Provided by: librole-basic-perl_0.13-2_all bug

NAME

       Role::Basic::Philosophy - Why Role::Basic exists.

RATIONALE

       Note: the words "trait" and "role" will be used interchangeably throughout this
       documentation.

       After years of using roles, your author has found that many people would be happy to use
       roles but are not willing/comfortable with using Moose.  This module implements roles and
       nothing else. It does so in a (relatively) simple bit of code.  However, you should be
       aware that there are some differences between Role::Basic and Moose::Role.

       Moose is a fantastic technology and your author is quite happy with it. He urges you to
       check it out and perhaps even consider Role::Basic a "stepping-stone" to Moose.  However,
       after an informal poll with many respondents replying on blogs.perl.org, Twitter, Facebook
       and private email unanimously saying they wanted this module for roles and not as a
       stepping-stone to Moose, your author took the liberty of deciding to implement traits in a
       rather faithful fashion, rather than strictly adhere to the design of Moose::Role.  For
       areas where we differ, Role::Basic intends to be more restrictive when syntax is the same.
       This allows an easier migration to Moose::Role when the time is right. Otherwise,
       Role::Basic will offer a different syntax to avoid confusion.

TRAITS

       As most of you probably know, roles are the Perl implmentation of traits as described in
       <http://scg.unibe.ch/research/traits/>.  (The name "role" was chosen because "trait" was
       already used in Perl 6.)  In particular, we direct you to two papers, both of which are
       easy to read:

       ·   <http://scg.unibe.ch/scgbib?_s=tgXJjGrs0380ejY6&_k=Swgdwx_C&query=nathanael+traits+composable+units+ecoop&display=abstract&_n&19>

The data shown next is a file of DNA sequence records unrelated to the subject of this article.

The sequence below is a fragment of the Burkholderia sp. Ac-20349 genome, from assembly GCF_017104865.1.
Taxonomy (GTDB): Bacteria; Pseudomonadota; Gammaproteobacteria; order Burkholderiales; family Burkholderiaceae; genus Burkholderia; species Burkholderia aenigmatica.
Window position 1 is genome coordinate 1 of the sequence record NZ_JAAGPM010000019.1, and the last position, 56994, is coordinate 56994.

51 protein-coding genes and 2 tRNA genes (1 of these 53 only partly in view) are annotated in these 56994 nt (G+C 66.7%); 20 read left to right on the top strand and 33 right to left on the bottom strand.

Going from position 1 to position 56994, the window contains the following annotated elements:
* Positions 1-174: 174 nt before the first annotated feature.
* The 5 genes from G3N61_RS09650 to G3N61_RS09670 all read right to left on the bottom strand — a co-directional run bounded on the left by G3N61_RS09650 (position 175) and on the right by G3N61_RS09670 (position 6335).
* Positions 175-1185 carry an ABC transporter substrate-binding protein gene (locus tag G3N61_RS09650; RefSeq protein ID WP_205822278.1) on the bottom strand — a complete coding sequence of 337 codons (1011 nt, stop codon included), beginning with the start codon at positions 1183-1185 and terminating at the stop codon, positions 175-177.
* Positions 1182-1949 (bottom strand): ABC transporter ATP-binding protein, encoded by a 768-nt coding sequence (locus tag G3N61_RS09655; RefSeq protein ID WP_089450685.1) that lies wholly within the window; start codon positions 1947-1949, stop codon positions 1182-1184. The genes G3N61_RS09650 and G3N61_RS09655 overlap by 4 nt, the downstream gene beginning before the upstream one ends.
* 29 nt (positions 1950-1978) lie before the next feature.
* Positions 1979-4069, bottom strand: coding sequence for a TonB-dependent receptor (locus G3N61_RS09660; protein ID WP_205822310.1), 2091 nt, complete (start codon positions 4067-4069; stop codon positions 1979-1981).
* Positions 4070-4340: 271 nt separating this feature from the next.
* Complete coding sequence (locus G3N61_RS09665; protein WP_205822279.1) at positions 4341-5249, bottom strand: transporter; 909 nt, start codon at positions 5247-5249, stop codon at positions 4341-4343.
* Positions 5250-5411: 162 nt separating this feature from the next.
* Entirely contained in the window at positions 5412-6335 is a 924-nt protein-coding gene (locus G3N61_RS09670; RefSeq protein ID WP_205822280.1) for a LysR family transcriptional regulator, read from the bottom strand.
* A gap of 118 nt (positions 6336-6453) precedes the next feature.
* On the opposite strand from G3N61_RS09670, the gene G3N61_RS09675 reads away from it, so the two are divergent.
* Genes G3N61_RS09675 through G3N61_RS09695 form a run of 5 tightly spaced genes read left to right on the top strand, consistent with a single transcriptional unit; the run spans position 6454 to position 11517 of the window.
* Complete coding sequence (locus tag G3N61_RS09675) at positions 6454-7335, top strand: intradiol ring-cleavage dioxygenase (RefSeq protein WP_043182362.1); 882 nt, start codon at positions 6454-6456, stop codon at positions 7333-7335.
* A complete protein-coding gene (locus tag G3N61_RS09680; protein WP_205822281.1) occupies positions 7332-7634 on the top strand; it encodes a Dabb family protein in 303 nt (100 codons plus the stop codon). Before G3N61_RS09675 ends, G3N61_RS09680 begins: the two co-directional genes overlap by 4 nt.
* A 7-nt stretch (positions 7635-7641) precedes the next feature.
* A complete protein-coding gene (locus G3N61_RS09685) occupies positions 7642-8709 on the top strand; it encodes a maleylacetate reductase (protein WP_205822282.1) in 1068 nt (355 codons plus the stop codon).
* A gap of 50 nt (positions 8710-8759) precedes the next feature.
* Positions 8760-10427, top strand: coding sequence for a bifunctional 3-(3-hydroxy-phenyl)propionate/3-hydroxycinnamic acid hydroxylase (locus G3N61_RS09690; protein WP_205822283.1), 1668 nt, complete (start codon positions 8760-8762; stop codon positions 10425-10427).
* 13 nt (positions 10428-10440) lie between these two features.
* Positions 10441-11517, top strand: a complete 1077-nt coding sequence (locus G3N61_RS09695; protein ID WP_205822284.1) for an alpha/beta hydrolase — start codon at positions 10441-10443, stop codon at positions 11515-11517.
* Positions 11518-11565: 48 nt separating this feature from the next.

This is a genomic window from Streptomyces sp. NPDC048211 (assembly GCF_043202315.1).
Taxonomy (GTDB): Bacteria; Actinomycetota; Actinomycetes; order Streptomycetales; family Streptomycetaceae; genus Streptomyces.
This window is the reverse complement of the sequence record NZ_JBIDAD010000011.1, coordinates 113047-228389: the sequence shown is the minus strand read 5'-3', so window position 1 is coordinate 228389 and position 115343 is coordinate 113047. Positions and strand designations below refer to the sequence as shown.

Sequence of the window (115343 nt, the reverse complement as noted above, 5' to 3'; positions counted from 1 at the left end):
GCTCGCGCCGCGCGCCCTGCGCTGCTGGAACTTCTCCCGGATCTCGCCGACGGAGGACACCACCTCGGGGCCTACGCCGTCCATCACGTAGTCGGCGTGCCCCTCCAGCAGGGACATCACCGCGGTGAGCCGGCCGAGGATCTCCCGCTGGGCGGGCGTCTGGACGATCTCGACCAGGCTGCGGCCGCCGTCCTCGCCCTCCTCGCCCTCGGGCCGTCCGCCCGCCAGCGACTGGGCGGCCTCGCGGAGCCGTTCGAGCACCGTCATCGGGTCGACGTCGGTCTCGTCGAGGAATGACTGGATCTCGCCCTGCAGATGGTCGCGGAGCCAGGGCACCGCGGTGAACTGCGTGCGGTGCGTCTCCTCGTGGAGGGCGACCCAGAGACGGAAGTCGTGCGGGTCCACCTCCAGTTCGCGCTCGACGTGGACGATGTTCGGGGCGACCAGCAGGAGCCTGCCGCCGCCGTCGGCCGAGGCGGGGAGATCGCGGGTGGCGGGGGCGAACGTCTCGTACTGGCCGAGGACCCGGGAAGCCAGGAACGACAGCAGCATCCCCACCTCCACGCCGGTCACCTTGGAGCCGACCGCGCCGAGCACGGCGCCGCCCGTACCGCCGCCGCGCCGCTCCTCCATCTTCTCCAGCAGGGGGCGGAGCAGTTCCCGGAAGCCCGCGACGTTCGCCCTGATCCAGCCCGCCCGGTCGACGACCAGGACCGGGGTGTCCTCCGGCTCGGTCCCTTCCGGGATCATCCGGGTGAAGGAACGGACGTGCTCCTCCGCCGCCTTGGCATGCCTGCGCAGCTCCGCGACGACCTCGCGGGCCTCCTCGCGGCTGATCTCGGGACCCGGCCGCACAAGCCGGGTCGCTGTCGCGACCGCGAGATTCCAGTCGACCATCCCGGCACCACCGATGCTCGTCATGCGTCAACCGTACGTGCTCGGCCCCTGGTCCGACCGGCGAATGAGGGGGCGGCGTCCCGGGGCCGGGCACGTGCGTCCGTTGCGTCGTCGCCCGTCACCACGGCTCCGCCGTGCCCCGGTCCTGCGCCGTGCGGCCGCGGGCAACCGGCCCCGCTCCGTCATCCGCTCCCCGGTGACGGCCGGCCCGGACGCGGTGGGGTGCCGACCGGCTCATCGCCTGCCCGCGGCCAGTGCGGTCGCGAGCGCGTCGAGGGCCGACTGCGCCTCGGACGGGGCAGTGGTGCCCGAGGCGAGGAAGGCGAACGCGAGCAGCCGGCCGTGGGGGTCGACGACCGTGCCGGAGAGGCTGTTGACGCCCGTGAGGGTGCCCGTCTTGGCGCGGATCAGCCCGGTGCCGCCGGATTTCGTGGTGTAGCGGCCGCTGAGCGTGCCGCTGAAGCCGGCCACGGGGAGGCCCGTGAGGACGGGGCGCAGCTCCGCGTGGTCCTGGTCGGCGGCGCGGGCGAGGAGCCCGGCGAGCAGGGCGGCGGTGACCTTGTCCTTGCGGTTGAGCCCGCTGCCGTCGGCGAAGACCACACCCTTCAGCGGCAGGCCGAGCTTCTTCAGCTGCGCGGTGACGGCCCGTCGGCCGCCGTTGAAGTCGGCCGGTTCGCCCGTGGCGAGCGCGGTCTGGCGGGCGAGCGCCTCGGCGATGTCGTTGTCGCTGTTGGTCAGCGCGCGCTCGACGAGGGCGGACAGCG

The seminal "traits paper" which much of the documentation refers to.

       ·   <http://scg.unibe.ch/scgbib?_s=tgXJjGrs0380ejY6&_k=Swgdwx_C&query=traits+the+formal+model&display=abstract&_n&23>

           "Traits: The Formal Model".

           While less well-known, this relatively easy to read paper outlines the mathematical
           underpinnings of traits and explains several design decisions taken here.

       It is important to refer back to those papers because Role::Basic attempts to implements
       traits as described in the research, whereas Moose::Role attempts to implement something
       very similar to traits, but with more of a "Perlish" feel.  This is not intended as a
       criticism of Moose::Role, but merely an attempt to alert the reader to key differences.

   The Basics
       Roles are simply bundles of behavior which classes may use. If you have two completely
       unrelated classes, your code may still require each of them to serialize themselves as
       JSON even though neither class naturally has anything to do with JSON (for example,
       "Person" and "Order" classes).  There are a number of approaches to this problem but if
       you're here I'll skip the explanation and assume that you already understand roles and
       would like to know why we don't follow the Moose::Role specification.

       As you already probably know, roles allow you to state that your class "DOES" some
       behaviour, and allows you to exclude or alias bits and pieces of the roles you're
       including.  The original specification of traits made it clear that this was to be done in
       such a fashion that no matter how you grouped the traits or in which order you used them,
       the outcome behavior would be the same. That's why we have subtle but forward-compatible
       differences with Moose::Role.

       Commutative

       The formal model (<http://scg.unibe.ch/archive/papers/Scha02cTraitsModel.pdf>) states that
       trait composition must be commutative (section 3.4, proposition 1).  This means that:

           (A + B) = (B + A)

       In other words, it should not matter what order you compose the traits in. It is well
       known that with both inheritance and mixins, this does not hold (making refactoring a
       dicey proposition at times), but when method modifiers are used with Moose::Role, the same
       issues arises (from
       <http://blogs.perl.org/users/ovid/2010/12/rolebasic---when-you-only-want-roles.html>):

           {
               package Some::Role;
               use Moose::Role;
               requires qw(some_method);

               before some_method => sub {
                   my $self = shift;
                   $self->some_number( $self->some_number + 2 );
               };
           }
           {
               package Another::Role;